shows that Victorian Government’s key report used to approve onshore gas mining appears to have underestimated the greenhouse gas emissions from new sites by up to 88%.
The Victorian Gas Program Progress Report no.4 does not count emissions from the ultimate combustion of the gas, emissions from methane leakage or the lifecycle emissions from gas processing. Methane is a very potent greenhouse warming gas, and small amounts of leakage can have a large impact on overall emissions.
The actual greenhouse gas emissions from the combustion of the gas that the report itself says would be produced (830 Petajoules over 26 years), is around 7 times larger than the maximum emissions given in the report’s high scenario.
It appears the Victorian Gas Program may have simply ignored combustion emissions which are by far the main source of greenhouse gas emissions from gas.
“The Victorian Government needs to explain why the advice it used to lift the ban on more gas extraction so badly underestimated the impact this would have on the climate,” says Richie Merzian, Climate & Energy Program Director The Australia Institute.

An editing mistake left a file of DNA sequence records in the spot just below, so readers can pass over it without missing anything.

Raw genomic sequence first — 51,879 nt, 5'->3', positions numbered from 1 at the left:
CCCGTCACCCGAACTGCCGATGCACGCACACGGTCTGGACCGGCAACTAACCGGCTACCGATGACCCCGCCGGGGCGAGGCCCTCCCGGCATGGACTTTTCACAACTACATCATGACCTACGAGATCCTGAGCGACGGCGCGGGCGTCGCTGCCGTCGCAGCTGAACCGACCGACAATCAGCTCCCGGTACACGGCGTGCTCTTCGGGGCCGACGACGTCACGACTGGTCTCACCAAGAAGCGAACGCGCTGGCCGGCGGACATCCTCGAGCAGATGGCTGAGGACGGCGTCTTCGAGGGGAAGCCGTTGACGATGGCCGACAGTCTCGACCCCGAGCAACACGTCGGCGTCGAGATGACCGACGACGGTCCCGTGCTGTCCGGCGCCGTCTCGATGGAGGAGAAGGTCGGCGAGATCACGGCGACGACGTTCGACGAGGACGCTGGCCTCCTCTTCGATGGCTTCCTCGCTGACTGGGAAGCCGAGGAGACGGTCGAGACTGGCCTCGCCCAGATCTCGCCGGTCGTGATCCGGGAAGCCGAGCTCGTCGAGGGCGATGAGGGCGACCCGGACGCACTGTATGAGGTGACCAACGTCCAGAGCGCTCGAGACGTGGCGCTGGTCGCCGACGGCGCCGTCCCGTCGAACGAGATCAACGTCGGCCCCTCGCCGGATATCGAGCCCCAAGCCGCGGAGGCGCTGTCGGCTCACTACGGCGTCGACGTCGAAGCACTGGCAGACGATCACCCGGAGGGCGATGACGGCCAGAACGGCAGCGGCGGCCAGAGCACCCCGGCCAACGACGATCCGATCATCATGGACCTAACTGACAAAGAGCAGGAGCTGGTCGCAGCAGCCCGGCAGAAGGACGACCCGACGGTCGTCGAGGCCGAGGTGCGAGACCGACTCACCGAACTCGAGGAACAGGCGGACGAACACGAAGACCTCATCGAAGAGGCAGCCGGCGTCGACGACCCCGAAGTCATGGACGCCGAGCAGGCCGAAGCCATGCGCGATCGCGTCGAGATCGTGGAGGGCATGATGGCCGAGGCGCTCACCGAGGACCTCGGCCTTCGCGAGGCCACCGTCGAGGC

“Gas is not a transitional fuel in the fight against climate change, it is part of the problem and it is highly concerning that greenhouse gas emissions from gas could be up to 7 times larger than what is admitted in the Victorian Government’s analysis.”
“In the cover of the pandemic, the Victorian Government has still found the opportunity to green-light new fossil fuel mining based on misleading research. At the same time, it has put off setting the ambitious emissions targets the state needs to guide recovery.”
“Given Victoria has just been devastated by climate change fuelled fires, it is extraordinary that the Government is opening up a large new source of fossil fuel. When it comes to gas, the Victorian Government has its priorities around the wrong way.”
The report by Mark Ogge and Tom Swann, Emissions from Onshore Gas in Victoria, is available here